Idealistic boss Polman must get back to basics

 
Tracey Boles
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Identity is just one question for Polman to ponder as his pivotal review runs its course (Source: Getty)

UNILEVER chief executive Paul Polman has been known to quote a Dutch proverb, “Don’t talk, but clean”, to explain his self-confessed Calvinistic approach to delivery at the sprawling consumer goods company.

Polman may, in his own words, just want to “get on with it” at the company that owns brands ranging from I Can’t Believe It’s Not Butter and Flora to Persil and Surf washing powders. But following a failed £115bn hostile takeover bid from US rival Kraft Heinz earlier this year, he has endured weeks of questioning about his strategy and leadership. His love of sustainability has even been called into question.

The upshot has been a review of the Anglo-Dutch firm designed to enhance shareholder value, due to conclude by year-end. It includes selling off the margarine business, buying back €5bn (£4.3bn) of shares and raising its dividend by 12 per cent.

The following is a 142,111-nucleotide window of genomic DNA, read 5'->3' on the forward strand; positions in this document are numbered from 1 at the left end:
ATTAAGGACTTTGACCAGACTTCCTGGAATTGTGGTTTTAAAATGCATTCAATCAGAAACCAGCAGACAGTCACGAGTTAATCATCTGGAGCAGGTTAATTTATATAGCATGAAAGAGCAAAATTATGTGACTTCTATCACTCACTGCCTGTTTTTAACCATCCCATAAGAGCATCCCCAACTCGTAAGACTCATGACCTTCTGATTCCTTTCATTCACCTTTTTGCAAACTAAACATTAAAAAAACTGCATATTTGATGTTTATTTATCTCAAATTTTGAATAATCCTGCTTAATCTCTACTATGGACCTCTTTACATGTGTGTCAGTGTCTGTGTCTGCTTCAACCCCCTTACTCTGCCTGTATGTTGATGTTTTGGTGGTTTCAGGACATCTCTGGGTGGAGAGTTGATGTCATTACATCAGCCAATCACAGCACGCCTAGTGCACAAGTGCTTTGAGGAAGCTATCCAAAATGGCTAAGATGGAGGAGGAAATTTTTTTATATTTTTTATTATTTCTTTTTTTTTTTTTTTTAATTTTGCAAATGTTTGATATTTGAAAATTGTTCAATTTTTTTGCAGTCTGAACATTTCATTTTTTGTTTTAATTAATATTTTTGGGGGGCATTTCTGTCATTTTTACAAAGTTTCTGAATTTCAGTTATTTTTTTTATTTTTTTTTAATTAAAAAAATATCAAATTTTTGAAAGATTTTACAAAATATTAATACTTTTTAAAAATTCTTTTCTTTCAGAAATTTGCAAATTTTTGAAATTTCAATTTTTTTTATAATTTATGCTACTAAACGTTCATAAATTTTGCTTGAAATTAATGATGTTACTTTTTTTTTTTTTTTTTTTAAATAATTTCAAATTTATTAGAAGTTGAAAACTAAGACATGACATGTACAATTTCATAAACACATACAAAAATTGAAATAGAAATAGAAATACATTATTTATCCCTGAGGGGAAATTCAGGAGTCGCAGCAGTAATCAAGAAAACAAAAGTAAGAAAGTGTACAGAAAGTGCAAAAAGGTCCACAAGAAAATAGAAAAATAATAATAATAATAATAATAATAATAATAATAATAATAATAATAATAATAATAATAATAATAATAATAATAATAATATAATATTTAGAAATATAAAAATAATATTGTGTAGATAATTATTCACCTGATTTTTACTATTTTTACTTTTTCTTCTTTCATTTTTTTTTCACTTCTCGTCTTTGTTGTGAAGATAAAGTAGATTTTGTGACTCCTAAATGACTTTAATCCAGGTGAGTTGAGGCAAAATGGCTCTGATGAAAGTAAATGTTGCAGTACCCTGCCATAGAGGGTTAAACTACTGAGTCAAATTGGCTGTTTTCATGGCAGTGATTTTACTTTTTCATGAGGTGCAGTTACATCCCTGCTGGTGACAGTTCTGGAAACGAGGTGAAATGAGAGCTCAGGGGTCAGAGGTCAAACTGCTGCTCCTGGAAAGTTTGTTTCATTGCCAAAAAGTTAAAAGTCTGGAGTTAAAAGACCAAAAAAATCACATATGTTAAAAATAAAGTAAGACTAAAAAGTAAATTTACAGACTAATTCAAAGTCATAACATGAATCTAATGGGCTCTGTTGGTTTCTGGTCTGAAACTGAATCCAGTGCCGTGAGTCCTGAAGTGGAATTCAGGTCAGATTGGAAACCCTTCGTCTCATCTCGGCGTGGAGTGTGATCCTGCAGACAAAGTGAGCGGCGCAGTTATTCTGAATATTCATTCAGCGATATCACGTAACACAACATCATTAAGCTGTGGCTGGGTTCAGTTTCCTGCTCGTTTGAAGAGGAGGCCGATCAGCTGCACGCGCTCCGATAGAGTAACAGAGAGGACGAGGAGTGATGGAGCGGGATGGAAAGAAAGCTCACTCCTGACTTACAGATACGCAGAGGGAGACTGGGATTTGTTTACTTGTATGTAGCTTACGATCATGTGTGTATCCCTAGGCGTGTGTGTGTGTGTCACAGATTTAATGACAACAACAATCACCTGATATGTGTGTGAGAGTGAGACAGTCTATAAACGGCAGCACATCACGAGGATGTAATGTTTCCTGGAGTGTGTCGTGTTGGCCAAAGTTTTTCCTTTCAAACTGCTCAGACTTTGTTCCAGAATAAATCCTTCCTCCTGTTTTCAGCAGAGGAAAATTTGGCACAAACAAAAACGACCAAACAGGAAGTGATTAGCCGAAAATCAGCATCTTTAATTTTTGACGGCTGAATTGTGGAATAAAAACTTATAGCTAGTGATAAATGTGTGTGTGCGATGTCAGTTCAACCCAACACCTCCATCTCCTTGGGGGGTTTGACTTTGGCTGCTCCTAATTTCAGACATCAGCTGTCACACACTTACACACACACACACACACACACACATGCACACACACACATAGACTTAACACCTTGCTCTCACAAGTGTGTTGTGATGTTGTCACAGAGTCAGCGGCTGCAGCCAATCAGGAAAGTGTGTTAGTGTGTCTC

Polman has admitted that he needs to find a balance between not giving up on the firm’s worthy “long-term sustainable compounding model”, and satisfying an increasingly large group of shareholders who want to see the short-term returns. It’s a fine balance.

This week, the focus will be on Unilever’s first-quarter results, particularly on the performance in the margarine and spreads business. If it is not sold, the division may be spun out as a standalone business. Its future raises fundamental questions about the identity of Unilever, which was formed in 1929 by a merger between Merseyside soap makers Lever Brothers, and Margarine Unie, a Netherlands-based collection of margarine makers.

Identity is just one question for Polman to ponder as his pivotal review runs its course. However, at times he seems more interested in contributing to the government’s plans for a national interest defence to foreign takeovers. This may be understandable given his recent experience, but he risks distraction from the primary goal of maximising shareholder value. He has made that mistake before. If proof were needed that a central plank of a CEO’s function is to create such value – and to communicate the strategy needed to get there – then look no further than Polman.

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